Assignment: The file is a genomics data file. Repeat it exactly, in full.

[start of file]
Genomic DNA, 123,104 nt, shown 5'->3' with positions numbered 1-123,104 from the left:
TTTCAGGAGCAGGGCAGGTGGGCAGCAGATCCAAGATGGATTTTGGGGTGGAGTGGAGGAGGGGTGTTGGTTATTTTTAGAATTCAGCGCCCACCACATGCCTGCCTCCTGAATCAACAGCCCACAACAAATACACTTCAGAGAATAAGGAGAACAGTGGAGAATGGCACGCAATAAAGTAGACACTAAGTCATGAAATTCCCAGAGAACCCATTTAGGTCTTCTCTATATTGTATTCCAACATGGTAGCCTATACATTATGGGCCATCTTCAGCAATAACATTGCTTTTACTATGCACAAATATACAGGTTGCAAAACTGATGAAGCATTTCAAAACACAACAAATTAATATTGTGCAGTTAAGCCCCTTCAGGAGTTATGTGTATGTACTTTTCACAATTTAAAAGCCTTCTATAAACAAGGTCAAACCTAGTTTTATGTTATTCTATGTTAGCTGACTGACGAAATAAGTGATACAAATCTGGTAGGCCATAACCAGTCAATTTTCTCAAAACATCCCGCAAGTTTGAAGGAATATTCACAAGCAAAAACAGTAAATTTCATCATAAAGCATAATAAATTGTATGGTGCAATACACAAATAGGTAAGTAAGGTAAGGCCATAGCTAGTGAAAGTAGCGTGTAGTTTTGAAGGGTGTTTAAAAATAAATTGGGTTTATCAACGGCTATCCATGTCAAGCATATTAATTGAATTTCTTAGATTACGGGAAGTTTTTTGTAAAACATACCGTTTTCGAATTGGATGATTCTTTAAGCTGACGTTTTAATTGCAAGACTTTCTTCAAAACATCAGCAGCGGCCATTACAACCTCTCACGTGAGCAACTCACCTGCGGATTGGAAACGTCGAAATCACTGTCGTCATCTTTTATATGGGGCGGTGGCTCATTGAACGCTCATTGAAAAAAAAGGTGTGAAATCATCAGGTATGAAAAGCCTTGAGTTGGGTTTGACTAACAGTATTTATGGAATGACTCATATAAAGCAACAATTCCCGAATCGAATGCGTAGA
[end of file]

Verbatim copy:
Genomic DNA, 123,104 nt, shown 5'->3' with positions numbered 1-123,104 from the left:
TTTCAGGAGCAGGGCAGGTGGGCAGCAGATCCAAGATGGATTTTGGGGTGGAGTGGAGGAGGGGTGTTGGTTATTTTTAGAATTCAGCGCCCACCACATGCCTGCCTCCTGAATCAACAGCCCACAACAAATACACTTCAGAGAATAAGGAGAACAGTGGAGAATGGCACGCAATAAAGTAGACACTAAGTCATGAAATTCCCAGAGAACCCATTTAGGTCTTCTCTATATTGTATTCCAACATGGTAGCCTATACATTATGGGCCATCTTCAGCAATAACATTGCTTTTACTATGCACAAATATACAGGTTGCAAAACTGATGAAGCATTTCAAAACACAACAAATTAATATTGTGCAGTTAAGCCCCTTCAGGAGTTATGTGTATGTACTTTTCACAATTTAAAAGCCTTCTATAAACAAGGTCAAACCTAGTTTTATGTTATTCTATGTTAGCTGACTGACGAAATAAGTGATACAAATCTGGTAGGCCATAACCAGTCAATTTTCTCAAAACATCCCGCAAGTTTGAAGGAATATTCACAAGCAAAAACAGTAAATTTCATCATAAAGCATAATAAATTGTATGGTGCAATACACAAATAGGTAAGTAAGGTAAGGCCATAGCTAGTGAAAGTAGCGTGTAGTTTTGAAGGGTGTTTAAAAATAAATTGGGTTTATCAACGGCTATCCATGTCAAGCATATTAATTGAATTTCTTAGATTACGGGAAGTTTTTTGTAAAACATACCGTTTTCGAATTGGATGATTCTTTAAGCTGACGTTTTAATTGCAAGACTTTCTTCAAAACATCAGCAGCGGCCATTACAACCTCTCACGTGAGCAACTCACCTGCGGATTGGAAACGTCGAAATCACTGTCGTCATCTTTTATATGGGGCGGTGGCTCATTGAACGCTCATTGAAAAAAAAGGTGTGAAATCATCAGGTATGAAAAGCCTTGAGTTGGGTTTGACTAACAGTATTTATGGAATGACTCATATAAAGCAACAATTCCCGAATCGAATGCGTAGA